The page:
I shoot in the bay area, yeah I know it's not as cold as the Midwest or back east but I just bought some gloves that work great for me. And just to prove a point I'm typing with them on. check them out on they are called set gloves.

From: Jay Murdock
Down here in SC, it's more likely to be freezing rain that drives you nuts. I've found that those neoprene gloves you can get at Walmart for 10 bucks are good for those long times outside (live shots)

Wrap that Rascal (Part 2)
From: Howard Grace

With the rash of hurricane scares here lately, I needed a surefire way to waterproof my stick mike, I used an idea I got here on B-Roll and took it a step further... I got a fresh trash bag, and after removing the windscreen, i pulled a small piece of the plastic bag over the top of the mike... pull it taught, and secured it to the Mike with Gaffers tape... It worked perfectly with very little loss of overall sound, and it kept the microphone good-n-dry.   Another tip I've found very useful lately with these florida sunsets, is the white balance tips for colorful sunsets.  Thanks guys for your input. you're making us all better photogs every day.

Heat it Up!
From: Jazz Sanghera

If you don't have a hair dryer in you vehicle to dry your lens, try turning the heat on in the truck and blast the lens. I have tried this and it works if you are out in nowhere land and stuck for a solution.

Sounds Like an Easy Bake Oven
from Mark Lutz WTAJ TV Altoona,Pa

I don't know how many people work in the colder climates but I know that I do. And being the "Live, Local, Late-Breaking" station in the market means that we go out when it gets ugly. We have two masted microwave trucks, three portable microwave unit installed in vans, and a digital/analog satelite truck. When it snows, sleets, or just gets cold we run all of them at once. Every once in a while a mast gets frozen in the up position. So, since you can't drive home with a 40+ foot thing sticking out of the top of your truck here's what you do. This requires you to think ahead. Always make sure that you tie at least to lengths of nylon (cotton stretches to much) to the top of the mast before you put it up. You can use them to steady the dish in high winds also. These will let you and your reporter "help" the mast down. If that doesn't work, and won't all of the time, put a 1k up on the roof of the truck put it as close to the first seal on the mast as possible (barn doors help). Bungee it down and BS with your reporter for about ten minutes and tug on the ropes again. This should eventually work, at least it always has for me. We also run an antifreeze mix in our older masts during the winter months.

Staying Dry
from Geoffrey Nelson:
For intense rain, try using a garbage bag and gaffer tape. Cut the plastic bag into long strips and place them over any and all connections on your camera. If you have a BVV-5 deck for example, try putting plastic where the camera and deck meet. Wrap the viewfinder completely...cover all cracks and seams. Make sure you tape the strips down and on the smallest cracks, just use gaff tape. Make sure you finish the job with a sturdy rain cover. I have no idea if this has a negative effect on the heating and cooling of the camera but it has never steered me wrong, and I shoot in Seattle. I have no remedies for inner-camera moisture. Wait, yes I do...edit the rest of your shift. Good luck and good shooting!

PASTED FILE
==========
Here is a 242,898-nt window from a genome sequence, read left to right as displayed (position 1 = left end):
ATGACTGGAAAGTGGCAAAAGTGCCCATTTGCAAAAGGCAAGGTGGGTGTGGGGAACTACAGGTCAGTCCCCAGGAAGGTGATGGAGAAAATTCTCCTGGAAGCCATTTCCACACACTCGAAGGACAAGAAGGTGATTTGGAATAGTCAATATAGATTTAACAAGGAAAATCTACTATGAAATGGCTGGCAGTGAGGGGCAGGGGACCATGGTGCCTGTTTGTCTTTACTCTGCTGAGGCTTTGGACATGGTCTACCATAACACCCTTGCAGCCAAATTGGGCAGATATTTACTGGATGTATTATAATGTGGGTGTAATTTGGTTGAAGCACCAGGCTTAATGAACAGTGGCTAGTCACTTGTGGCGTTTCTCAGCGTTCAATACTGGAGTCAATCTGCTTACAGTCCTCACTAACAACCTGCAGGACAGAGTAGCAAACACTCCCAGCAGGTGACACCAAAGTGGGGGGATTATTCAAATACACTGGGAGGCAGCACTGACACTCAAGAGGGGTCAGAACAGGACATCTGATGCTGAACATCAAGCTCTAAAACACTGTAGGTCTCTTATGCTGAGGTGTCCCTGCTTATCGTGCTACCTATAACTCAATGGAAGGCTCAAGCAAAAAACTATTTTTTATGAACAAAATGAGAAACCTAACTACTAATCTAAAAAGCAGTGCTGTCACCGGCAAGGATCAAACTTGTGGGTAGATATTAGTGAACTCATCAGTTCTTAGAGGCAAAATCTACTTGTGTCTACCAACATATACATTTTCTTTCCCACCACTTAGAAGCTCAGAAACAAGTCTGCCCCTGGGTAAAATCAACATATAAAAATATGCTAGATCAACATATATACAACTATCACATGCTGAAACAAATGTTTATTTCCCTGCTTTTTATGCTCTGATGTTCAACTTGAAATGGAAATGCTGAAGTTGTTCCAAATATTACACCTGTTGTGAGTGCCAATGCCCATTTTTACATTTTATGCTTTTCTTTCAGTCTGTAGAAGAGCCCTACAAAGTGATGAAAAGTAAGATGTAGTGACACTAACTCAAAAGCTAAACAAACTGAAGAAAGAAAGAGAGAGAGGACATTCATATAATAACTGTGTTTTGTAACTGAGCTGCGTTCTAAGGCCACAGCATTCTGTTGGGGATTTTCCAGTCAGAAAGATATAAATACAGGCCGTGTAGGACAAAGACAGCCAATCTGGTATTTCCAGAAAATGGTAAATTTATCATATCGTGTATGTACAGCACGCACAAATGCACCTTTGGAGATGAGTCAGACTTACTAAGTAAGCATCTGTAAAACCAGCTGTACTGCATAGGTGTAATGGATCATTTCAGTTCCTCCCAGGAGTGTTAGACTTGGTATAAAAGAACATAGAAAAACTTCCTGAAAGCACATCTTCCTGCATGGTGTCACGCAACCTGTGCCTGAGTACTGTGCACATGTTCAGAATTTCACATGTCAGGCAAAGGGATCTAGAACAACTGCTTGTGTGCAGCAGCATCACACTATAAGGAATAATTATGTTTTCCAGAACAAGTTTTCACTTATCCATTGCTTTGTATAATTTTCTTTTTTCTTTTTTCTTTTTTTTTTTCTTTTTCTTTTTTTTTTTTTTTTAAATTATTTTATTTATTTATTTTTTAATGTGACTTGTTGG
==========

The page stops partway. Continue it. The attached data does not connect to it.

Let it Snow
from Jorge, at KCRA:
Just got back from a massive snow shoot....developed a moisture dot on the inside of my lens...ruined many of my shots...moisture I know...
Can anyone suggest how to avoid this or a quick field remedy?

[editor's note: If the spot was inside the lens (and not inside your UV filter), you've got a nitrogen gas charge leak.  As I understand it, the lenses are sealed and filled with Nitrogen Gas.  This prevents moisture from getting in. 

I don't know if it will easily dissipate, but we've started to carry hair dryers in our trucks to use in storm coverage. (We drenched 4 cameras in our last Nor'easter.)]


Ice Drops
From: Bob Murdock WFXT-Boston

Although the winter has been mild for us in the North so far, we are now preparing for storm coverage. I saw a posting from Jorge about a moisture dot inside his lens. Last year the state of Maine had a severe ice storm I had to cover. I developed moisture inside my lens and it froze! creating a nice crystalized pattern over all my video I could not clear (this was at my former station with a sony 7A SP/BETA). I was with our SAT truck doing lives. I brought my camera to Mat M. our operator/engineer (I include his name because his genious saved me!!) He turned my camera off, closed down the iris, and pointed a 1K lamp into the lens!!! I was a bit freaked but he kept a close eye on it to make sure none of the rubber parts were getting too hot, and kept the light at a safe distance. The frozen moisture dot was gone in minutes!!!. This is a real "emergency" move. I don't reccommend it for every "clouding" problem, use the hair dryer. But for those of you out there with older less air tight gear, this could really save the day! Welcome to winter everyone, stay warm out there!! Bob Murdock WFXT-Boston

This is a note of thanks to Bob Murduck-WFXT in Boston for his tip on how to get rid of moisture spots on the inside of a camera lens. I took his idea and modifyed it by using the sun as the heat source and closing down the iris all the way. This bit of knowledge enabled me to be able to shoot the video I needed to get the story without having to call in another photographer which would have wasted valuable time which in this case could have equaled missing one the biggest car pile-ups in recent memory in Lansing Michigan. Thanks again for sharing you knowldge with the readers of the B-Roll web site.

Thanks, Jason Whitaker, News Center 6, Lansing Michigan